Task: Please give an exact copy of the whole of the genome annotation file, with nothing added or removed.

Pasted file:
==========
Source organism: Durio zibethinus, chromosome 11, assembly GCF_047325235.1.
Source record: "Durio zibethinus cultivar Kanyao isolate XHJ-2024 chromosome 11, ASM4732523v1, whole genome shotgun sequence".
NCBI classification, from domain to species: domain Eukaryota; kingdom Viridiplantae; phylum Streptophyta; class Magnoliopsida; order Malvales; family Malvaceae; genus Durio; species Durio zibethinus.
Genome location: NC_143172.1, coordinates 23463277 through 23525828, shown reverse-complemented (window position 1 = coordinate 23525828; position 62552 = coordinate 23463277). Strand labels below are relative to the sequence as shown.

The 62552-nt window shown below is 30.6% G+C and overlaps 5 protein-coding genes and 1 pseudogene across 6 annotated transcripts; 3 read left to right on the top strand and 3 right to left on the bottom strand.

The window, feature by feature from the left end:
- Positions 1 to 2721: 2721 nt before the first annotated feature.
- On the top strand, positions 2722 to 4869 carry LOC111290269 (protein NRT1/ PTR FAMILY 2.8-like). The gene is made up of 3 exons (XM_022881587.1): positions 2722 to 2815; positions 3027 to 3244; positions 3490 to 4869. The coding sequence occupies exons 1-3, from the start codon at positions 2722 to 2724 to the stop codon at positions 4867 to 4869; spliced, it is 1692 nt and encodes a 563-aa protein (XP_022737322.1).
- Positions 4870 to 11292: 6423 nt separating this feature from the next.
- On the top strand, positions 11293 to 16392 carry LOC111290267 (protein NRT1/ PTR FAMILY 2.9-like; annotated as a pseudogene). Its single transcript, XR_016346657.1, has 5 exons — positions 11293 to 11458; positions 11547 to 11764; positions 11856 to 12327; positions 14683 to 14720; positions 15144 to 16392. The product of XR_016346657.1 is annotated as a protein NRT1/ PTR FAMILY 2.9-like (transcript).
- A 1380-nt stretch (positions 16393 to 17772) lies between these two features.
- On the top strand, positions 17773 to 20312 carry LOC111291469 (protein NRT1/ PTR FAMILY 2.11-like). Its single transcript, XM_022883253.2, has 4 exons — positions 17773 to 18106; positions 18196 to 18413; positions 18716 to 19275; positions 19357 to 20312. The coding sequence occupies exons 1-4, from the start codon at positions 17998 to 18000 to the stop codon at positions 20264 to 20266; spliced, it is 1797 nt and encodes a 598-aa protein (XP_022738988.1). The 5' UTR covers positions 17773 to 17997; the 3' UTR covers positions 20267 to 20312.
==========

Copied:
Source organism: Durio zibethinus, chromosome 11, assembly GCF_047325235.1.
Source record: "Durio zibethinus cultivar Kanyao isolate XHJ-2024 chromosome 11, ASM4732523v1, whole genome shotgun sequence".
NCBI classification, from domain to species: domain Eukaryota; kingdom Viridiplantae; phylum Streptophyta; class Magnoliopsida; order Malvales; family Malvaceae; genus Durio; species Durio zibethinus.
Genome location: NC_143172.1, coordinates 23463277 through 23525828, shown reverse-complemented (window position 1 = coordinate 23525828; position 62552 = coordinate 23463277). Strand labels below are relative to the sequence as shown.

The 62552-nt window shown below is 30.6% G+C and overlaps 5 protein-coding genes and 1 pseudogene across 6 annotated transcripts; 3 read left to right on the top strand and 3 right to left on the bottom strand.

The window, feature by feature from the left end:
- Positions 1 to 2721: 2721 nt before the first annotated feature.
- On the top strand, positions 2722 to 4869 carry LOC111290269 (protein NRT1/ PTR FAMILY 2.8-like). The gene is made up of 3 exons (XM_022881587.1): positions 2722 to 2815; positions 3027 to 3244; positions 3490 to 4869. The coding sequence occupies exons 1-3, from the start codon at positions 2722 to 2724 to the stop codon at positions 4867 to 4869; spliced, it is 1692 nt and encodes a 563-aa protein (XP_022737322.1).
- Positions 4870 to 11292: 6423 nt separating this feature from the next.
- On the top strand, positions 11293 to 16392 carry LOC111290267 (protein NRT1/ PTR FAMILY 2.9-like; annotated as a pseudogene). Its single transcript, XR_016346657.1, has 5 exons — positions 11293 to 11458; positions 11547 to 11764; positions 11856 to 12327; positions 14683 to 14720; positions 15144 to 16392. The product of XR_016346657.1 is annotated as a protein NRT1/ PTR FAMILY 2.9-like (transcript).
- A 1380-nt stretch (positions 16393 to 17772) lies between these two features.
- On the top strand, positions 17773 to 20312 carry LOC111291469 (protein NRT1/ PTR FAMILY 2.11-like). Its single transcript, XM_022883253.2, has 4 exons — positions 17773 to 18106; positions 18196 to 18413; positions 18716 to 19275; positions 19357 to 20312. The coding sequence occupies exons 1-4, from the start codon at positions 17998 to 18000 to the stop codon at positions 20264 to 20266; spliced, it is 1797 nt and encodes a 598-aa protein (XP_022738988.1). The 5' UTR covers positions 17773 to 17997; the 3' UTR covers positions 20267 to 20312.